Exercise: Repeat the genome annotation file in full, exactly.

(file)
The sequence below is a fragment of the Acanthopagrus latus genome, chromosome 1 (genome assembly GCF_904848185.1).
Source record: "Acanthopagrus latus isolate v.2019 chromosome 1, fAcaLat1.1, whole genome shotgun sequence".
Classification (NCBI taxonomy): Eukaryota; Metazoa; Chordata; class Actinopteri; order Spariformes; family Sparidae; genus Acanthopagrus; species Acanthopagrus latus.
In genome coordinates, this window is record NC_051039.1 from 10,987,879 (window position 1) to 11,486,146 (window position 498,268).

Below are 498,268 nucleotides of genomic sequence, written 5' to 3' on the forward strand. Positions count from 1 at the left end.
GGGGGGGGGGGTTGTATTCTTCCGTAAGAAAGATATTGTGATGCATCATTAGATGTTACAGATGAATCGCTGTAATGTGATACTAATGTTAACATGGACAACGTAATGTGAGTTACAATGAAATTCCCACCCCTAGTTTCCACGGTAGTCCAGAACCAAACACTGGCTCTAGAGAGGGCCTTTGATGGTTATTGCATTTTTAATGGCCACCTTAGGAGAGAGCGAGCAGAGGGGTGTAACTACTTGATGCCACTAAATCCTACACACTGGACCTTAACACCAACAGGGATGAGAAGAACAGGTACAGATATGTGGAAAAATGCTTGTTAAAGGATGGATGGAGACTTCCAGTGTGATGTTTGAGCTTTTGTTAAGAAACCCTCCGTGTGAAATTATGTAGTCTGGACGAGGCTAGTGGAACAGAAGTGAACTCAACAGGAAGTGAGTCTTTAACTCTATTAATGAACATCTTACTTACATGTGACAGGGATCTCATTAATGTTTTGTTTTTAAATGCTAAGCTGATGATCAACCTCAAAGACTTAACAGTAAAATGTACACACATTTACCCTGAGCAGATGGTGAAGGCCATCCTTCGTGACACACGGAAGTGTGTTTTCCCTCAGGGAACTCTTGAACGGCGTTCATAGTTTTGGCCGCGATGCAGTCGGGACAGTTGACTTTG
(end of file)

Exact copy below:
The sequence below is a fragment of the Acanthopagrus latus genome, chromosome 1 (genome assembly GCF_904848185.1).
Source record: "Acanthopagrus latus isolate v.2019 chromosome 1, fAcaLat1.1, whole genome shotgun sequence".
Classification (NCBI taxonomy): Eukaryota; Metazoa; Chordata; class Actinopteri; order Spariformes; family Sparidae; genus Acanthopagrus; species Acanthopagrus latus.
In genome coordinates, this window is record NC_051039.1 from 10,987,879 (window position 1) to 11,486,146 (window position 498,268).

Below are 498,268 nucleotides of genomic sequence, written 5' to 3' on the forward strand. Positions count from 1 at the left end.
GGGGGGGGGGGTTGTATTCTTCCGTAAGAAAGATATTGTGATGCATCATTAGATGTTACAGATGAATCGCTGTAATGTGATACTAATGTTAACATGGACAACGTAATGTGAGTTACAATGAAATTCCCACCCCTAGTTTCCACGGTAGTCCAGAACCAAACACTGGCTCTAGAGAGGGCCTTTGATGGTTATTGCATTTTTAATGGCCACCTTAGGAGAGAGCGAGCAGAGGGGTGTAACTACTTGATGCCACTAAATCCTACACACTGGACCTTAACACCAACAGGGATGAGAAGAACAGGTACAGATATGTGGAAAAATGCTTGTTAAAGGATGGATGGAGACTTCCAGTGTGATGTTTGAGCTTTTGTTAAGAAACCCTCCGTGTGAAATTATGTAGTCTGGACGAGGCTAGTGGAACAGAAGTGAACTCAACAGGAAGTGAGTCTTTAACTCTATTAATGAACATCTTACTTACATGTGACAGGGATCTCATTAATGTTTTGTTTTTAAATGCTAAGCTGATGATCAACCTCAAAGACTTAACAGTAAAATGTACACACATTTACCCTGAGCAGATGGTGAAGGCCATCCTTCGTGACACACGGAAGTGTGTTTTCCCTCAGGGAACTCTTGAACGGCGTTCATAGTTTTGGCCGCGATGCAGTCGGGACAGTTGACTTTG